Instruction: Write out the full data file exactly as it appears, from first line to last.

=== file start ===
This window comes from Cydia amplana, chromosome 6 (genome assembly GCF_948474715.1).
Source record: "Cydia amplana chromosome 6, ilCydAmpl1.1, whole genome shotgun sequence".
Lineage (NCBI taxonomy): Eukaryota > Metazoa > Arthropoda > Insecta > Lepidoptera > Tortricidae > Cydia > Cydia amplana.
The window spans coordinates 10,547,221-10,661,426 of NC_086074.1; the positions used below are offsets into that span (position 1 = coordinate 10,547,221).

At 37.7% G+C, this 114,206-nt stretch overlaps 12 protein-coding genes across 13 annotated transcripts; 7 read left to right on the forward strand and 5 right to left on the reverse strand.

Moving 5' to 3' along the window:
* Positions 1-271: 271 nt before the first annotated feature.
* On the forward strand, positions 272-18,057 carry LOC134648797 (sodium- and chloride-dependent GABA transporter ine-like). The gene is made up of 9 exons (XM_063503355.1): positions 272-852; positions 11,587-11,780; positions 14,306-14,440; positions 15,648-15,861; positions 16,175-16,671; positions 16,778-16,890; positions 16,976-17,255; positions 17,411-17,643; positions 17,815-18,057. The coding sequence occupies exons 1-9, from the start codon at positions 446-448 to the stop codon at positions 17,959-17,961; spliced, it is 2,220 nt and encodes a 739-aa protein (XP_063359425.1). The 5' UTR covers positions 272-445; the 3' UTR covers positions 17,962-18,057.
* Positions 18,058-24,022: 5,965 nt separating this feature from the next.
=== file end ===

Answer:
This window comes from Cydia amplana, chromosome 6 (genome assembly GCF_948474715.1).
Source record: "Cydia amplana chromosome 6, ilCydAmpl1.1, whole genome shotgun sequence".
Lineage (NCBI taxonomy): Eukaryota > Metazoa > Arthropoda > Insecta > Lepidoptera > Tortricidae > Cydia > Cydia amplana.
The window spans coordinates 10,547,221-10,661,426 of NC_086074.1; the positions used below are offsets into that span (position 1 = coordinate 10,547,221).

At 37.7% G+C, this 114,206-nt stretch overlaps 12 protein-coding genes across 13 annotated transcripts; 7 read left to right on the forward strand and 5 right to left on the reverse strand.

Moving 5' to 3' along the window:
* Positions 1-271: 271 nt before the first annotated feature.
* On the forward strand, positions 272-18,057 carry LOC134648797 (sodium- and chloride-dependent GABA transporter ine-like). The gene is made up of 9 exons (XM_063503355.1): positions 272-852; positions 11,587-11,780; positions 14,306-14,440; positions 15,648-15,861; positions 16,175-16,671; positions 16,778-16,890; positions 16,976-17,255; positions 17,411-17,643; positions 17,815-18,057. The coding sequence occupies exons 1-9, from the start codon at positions 446-448 to the stop codon at positions 17,959-17,961; spliced, it is 2,220 nt and encodes a 739-aa protein (XP_063359425.1). The 5' UTR covers positions 272-445; the 3' UTR covers positions 17,962-18,057.
* Positions 18,058-24,022: 5,965 nt separating this feature from the next.